The oldest and strongest grassroots indigenous organization in Colombia, The Regional Indigenous Council of Cauca (CRIC), has issued a call for a “Minga of resistance” to restore autonomy and peace throughout Indigenous territories in the Colombian state of Cauca.
The call for a “Minga”–a term that refers to a traditional gathering or activity for the collective good–arrives just ten days after The Revolutionary Armed Forces of Colombia (FARC) carried out a series of violent attacks in at least 5 indigenous communities.
As noted by the WW4 Report, “In the early hours of July 9, FARC guerillas attacked the central plaza of the indigenous Nasa (Páez) village Toribio in Colombia’s Cauca department, leaving two civilian residents dead and 73 injured. The attack, with improvised explosives, came at the start of a market day in the village.” Read the rest of this entry
In the early hours of July 9, FARC guerillas attacked the central plaza of the indigenous Nasa village Toribio in Colombia’s Cuaca department, leaving two civilian residents dead and 73 injured. The attack, with improvised explosives, came at the start of a market day in the village. One National Police officer was also killed, and three injured. Damage was caused to several homes, small businesses and public buildings in 400 square-meter area. The injured were evacuated from the village for medical treatment. In a statement, the region’s traditional indigenous authorities said the attack “demonstrates the deterioration of the guerillas and the total disrespect of all the armed actors for life and human dignity.”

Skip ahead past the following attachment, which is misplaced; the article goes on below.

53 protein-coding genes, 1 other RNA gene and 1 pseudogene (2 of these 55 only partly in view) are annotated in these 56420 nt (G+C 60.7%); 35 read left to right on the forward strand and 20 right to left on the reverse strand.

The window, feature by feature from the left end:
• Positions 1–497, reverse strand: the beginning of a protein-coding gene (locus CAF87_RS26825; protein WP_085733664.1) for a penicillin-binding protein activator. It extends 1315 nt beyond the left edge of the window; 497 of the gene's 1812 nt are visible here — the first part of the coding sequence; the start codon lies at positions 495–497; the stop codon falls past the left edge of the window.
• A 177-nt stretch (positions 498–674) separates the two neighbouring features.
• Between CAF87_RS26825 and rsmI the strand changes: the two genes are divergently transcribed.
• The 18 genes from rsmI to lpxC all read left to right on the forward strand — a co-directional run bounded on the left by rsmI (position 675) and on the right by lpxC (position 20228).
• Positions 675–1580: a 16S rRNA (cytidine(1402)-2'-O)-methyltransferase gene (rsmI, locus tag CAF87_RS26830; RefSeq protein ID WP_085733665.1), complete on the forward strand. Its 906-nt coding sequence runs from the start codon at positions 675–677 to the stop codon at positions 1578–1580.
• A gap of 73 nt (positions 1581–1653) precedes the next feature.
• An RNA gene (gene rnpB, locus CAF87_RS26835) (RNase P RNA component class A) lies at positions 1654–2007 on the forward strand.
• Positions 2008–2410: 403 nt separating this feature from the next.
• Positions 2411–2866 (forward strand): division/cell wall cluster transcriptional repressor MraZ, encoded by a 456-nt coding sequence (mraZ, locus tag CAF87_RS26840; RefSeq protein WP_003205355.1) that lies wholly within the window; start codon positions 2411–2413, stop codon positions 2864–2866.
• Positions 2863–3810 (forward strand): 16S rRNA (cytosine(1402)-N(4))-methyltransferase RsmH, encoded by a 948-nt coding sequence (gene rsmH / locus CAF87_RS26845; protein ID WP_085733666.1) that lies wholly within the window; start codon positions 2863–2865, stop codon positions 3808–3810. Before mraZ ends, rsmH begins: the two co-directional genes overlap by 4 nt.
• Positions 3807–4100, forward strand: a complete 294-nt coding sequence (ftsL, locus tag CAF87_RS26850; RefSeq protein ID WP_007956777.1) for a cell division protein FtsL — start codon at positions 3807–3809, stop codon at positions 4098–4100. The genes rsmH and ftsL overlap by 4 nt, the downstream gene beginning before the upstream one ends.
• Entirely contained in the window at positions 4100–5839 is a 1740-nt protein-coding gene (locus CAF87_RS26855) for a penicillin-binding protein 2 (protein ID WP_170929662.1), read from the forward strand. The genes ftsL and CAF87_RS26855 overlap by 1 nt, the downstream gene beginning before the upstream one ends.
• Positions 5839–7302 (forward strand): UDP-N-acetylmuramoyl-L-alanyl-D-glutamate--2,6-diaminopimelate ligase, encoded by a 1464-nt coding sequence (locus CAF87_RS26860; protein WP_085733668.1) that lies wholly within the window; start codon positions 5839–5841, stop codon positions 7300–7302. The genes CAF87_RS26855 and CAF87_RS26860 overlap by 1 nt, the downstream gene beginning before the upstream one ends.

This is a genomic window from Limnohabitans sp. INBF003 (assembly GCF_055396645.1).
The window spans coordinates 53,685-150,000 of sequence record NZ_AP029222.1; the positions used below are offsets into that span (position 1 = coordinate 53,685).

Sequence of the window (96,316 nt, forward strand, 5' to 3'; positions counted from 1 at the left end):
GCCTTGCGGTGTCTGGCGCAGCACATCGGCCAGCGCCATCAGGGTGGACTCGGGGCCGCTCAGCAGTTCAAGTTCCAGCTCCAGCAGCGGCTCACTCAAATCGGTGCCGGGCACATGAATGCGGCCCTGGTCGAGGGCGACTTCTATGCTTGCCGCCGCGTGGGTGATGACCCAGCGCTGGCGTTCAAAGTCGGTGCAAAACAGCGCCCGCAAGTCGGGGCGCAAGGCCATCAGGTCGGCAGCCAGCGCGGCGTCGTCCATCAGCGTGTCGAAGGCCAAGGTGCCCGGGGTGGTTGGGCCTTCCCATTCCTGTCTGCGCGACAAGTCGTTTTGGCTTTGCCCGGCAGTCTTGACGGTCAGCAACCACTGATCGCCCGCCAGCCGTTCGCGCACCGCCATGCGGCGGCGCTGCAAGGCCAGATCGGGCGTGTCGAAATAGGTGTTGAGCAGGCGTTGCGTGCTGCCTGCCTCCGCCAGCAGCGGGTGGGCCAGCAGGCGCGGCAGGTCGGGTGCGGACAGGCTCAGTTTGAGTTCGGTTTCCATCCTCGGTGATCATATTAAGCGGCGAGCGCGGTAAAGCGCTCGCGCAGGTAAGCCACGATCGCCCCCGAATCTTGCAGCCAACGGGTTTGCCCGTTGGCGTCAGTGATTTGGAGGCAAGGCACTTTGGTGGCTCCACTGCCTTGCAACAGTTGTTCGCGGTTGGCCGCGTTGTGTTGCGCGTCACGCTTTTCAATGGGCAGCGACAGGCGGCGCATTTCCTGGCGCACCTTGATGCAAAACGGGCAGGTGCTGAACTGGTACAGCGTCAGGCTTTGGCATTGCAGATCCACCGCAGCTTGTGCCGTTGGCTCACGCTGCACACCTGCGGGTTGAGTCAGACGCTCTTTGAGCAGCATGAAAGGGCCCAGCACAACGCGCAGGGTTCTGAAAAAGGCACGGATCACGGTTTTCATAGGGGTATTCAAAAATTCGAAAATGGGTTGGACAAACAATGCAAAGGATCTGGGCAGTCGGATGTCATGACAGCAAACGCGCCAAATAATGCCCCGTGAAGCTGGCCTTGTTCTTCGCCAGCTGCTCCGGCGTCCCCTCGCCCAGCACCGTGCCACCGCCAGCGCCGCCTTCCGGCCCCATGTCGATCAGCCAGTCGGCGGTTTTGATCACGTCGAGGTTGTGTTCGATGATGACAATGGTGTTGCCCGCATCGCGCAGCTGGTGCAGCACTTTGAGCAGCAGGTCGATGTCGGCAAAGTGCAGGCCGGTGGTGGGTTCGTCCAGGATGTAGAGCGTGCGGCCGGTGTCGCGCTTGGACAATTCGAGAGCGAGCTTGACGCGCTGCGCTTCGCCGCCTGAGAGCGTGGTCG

Simultaneous with the Toribio assault, the FARC carried out similar attacks in the indigenous communities if Jámbalo, Corinto, Caldono, Mondomo and Siberia, “which demonstrates that, tragically, the strategy of the FARC is concentrated in the indigenous territories.” Read the rest of this entry
During three days in the city of Cuenca, Ecuador, hundreds of representatives from several Latin American countries gathered to share experiences and strategies during the Continental Conference in Defense of Water and Mother Earth. The event took place between June 17 and 23, and was organized as an act of resistance against development projects that threaten this vital resource, Yakumama, our mother water. A letter of intention by the organizers reads, “We hope this gathering will become a permanent process of fellowship to protect water and food sovereignty, to create a new social order in harmony with nature, with justice and equity.”
The conference began with a visit to sites where environmental conflicts have taken place, in Cochapata and San Bartolomé, more specifically, in the southern province of Azuay, both areas affected by mining companies. Read the rest of this entry